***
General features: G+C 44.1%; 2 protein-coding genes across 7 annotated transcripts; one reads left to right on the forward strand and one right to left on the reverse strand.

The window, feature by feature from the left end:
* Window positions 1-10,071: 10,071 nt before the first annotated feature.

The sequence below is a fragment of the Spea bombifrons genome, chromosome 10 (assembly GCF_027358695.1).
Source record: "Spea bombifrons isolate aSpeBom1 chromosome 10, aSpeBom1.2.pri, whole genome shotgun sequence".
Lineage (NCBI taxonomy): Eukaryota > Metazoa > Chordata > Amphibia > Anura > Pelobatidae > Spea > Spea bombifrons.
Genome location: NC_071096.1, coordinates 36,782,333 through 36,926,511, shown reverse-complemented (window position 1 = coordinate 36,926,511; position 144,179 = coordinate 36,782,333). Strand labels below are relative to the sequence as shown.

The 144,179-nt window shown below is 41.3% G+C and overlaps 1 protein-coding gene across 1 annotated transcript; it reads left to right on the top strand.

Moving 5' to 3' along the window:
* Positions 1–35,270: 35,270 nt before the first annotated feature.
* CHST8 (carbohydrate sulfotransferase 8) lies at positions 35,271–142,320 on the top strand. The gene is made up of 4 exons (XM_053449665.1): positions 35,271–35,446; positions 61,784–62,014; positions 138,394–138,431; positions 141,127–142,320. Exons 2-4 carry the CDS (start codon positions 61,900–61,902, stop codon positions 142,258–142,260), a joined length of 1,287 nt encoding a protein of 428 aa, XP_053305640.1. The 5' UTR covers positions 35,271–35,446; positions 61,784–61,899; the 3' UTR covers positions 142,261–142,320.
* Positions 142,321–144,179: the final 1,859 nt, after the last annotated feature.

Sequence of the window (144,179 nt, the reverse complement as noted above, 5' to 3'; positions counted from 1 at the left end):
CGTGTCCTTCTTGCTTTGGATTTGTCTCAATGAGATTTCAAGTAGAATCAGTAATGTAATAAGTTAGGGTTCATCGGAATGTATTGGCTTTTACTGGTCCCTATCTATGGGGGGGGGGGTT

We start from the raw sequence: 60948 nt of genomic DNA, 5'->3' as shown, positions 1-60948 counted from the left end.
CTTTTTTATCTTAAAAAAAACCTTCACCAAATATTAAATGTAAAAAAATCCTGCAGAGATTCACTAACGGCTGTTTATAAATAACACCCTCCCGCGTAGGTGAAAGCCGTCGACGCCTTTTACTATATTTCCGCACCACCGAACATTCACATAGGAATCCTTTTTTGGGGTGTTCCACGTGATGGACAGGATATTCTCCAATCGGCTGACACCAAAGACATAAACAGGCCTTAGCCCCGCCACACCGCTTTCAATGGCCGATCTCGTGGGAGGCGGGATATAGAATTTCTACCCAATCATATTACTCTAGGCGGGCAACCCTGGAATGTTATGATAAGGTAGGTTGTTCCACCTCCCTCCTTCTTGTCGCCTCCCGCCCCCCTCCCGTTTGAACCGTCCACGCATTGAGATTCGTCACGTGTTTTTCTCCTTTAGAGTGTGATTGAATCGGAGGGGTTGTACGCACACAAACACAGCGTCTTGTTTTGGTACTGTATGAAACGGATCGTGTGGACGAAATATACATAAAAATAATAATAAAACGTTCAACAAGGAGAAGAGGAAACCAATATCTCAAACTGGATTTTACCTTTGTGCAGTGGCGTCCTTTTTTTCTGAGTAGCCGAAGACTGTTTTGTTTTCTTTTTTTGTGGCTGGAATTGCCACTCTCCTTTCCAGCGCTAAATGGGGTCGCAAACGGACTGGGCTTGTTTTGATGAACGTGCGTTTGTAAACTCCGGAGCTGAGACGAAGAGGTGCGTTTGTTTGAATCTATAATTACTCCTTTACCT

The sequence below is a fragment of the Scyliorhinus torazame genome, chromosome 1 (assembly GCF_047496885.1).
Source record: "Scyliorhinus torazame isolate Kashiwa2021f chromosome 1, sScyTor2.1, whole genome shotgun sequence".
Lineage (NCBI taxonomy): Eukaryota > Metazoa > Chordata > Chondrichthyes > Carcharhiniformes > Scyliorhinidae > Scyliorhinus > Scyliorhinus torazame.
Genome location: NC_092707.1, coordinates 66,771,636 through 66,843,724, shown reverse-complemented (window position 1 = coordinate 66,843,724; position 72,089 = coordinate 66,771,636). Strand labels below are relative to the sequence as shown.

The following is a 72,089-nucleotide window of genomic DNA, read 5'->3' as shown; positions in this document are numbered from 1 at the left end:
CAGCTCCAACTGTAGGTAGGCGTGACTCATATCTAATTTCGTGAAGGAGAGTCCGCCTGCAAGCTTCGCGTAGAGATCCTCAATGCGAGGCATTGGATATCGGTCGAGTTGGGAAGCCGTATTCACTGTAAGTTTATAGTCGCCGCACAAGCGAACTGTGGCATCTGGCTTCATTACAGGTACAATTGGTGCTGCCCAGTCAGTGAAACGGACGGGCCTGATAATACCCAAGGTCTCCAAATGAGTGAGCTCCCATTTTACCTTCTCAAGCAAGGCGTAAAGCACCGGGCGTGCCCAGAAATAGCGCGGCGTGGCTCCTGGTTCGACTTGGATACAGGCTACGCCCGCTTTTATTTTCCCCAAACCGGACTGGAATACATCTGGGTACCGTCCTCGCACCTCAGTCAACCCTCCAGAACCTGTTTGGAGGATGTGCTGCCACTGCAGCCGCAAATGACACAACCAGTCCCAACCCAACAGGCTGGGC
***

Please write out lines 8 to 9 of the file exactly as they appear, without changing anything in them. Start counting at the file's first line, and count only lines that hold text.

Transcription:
The 144,179-nt window shown below is 41.3% G+C and overlaps 1 protein-coding gene across 1 annotated transcript; it reads left to right on the top strand.

Moving 5' to 3' along the window: